We’re starting today with an object lesson adjusted from the self-worth cowboy on YouTube. Take out the nearest piece of currency you have—maybe it’s a dollar or maybe a nice Benjamin Franklin. Either way, I want you to wad it up. Now, how much is this bill worth? Is it worth the same amount? Of course! It’s worth is inherent, no matter what it’s been used for or what it looks like.

Let’s transfer this to you. No matter what you have done or what has been done to you, you also have inherent worth. Your worth does not come from other people and what they think of you or what you think of yourself. It comes from your Creator, the most high God who loves you.

That is how I recently opened a session with a group of young moms at a local church. When you understand that your self-worth is inherent and from God, then the mistakes you make and others’ criticism won’t have the same negative impact. So how does this relate to conflict in the church? Women in particular tend to avoid conflict. But when we feel good about ourselves, the more confidence we have, and the more likely we are to seek healing in our relationships—even if that means having a difficult conversation or two.

So Christians and non-Christians alike are often baffled about why we even have conflict in the church. We have conflict because we are still people. Forgiven, but not yet perfect. Sometimes we are just simply judgmental, impatient, and hard on others—in other words, human. The New Testament church had conflict. Paul mentions one in Philippians 4, pleading with two women to get along. James 4 points out the source of our quarrels and conflicts is our own selfish motives.

There is healing after conflict in the church.

There is healing after conflict in the church.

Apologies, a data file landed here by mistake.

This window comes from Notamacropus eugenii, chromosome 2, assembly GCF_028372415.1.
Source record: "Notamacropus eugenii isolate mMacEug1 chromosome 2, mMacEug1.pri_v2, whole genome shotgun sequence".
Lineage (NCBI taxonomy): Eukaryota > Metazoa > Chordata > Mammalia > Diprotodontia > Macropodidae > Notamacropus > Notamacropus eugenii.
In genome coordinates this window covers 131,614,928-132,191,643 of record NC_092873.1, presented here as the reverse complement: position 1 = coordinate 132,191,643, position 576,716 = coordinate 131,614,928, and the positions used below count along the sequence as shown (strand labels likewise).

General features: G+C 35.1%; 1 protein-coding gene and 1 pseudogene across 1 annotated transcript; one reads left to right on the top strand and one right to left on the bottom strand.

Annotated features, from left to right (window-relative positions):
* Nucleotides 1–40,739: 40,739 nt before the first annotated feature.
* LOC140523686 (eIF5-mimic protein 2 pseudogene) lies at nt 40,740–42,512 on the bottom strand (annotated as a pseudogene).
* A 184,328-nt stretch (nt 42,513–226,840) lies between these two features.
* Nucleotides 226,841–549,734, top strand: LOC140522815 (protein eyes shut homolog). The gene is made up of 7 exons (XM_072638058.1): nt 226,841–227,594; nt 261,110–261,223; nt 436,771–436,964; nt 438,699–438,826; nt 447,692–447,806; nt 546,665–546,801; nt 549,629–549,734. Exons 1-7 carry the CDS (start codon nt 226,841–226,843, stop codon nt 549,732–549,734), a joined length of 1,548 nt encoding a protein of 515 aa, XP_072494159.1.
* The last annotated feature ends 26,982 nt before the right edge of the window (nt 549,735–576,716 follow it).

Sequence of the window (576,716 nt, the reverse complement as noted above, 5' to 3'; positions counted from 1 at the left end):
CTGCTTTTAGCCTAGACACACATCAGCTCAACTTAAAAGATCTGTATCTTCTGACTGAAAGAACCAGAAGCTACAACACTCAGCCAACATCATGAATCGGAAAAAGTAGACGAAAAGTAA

Maybe you’ve had a disagreement with another church member and you handled it by avoiding each other. Makes it just about impossible to forgive, doesn’t it? Let me suggest a different strategy:

  • Begin by praying for that person regularly. Put it on your calendar. Healing can begin to occur through prayer for that other person.
  • From his/her perspective, what is your role in the conflict? Take responsibility.
  • Go the person. Okay, I know that is NOT what you wanted to hear, but it is biblical. Matthew 18:15-17 tells us to try and resolve conflicts one-on-one first. That also means no gossiping to other people!
  • Script what you want to say so you don’t let emotions run the dialogue.
  • Be direct. Use “I” statements such as “I was hurt,” “I had a bad attitude,” or “I did not show grace.”
  • Don’t wait. You know that, but I just had to include that here. Get it over with so things don’t fester.
  • Don’t expect perfect healing right away, but keep praying. Even (especially?) Christian egos are sensitive.

There is healing after conflict. Ask God to help you think the best of the other person. Seek them out each week, even just to say hello. Pray for healing and just watch what God will do!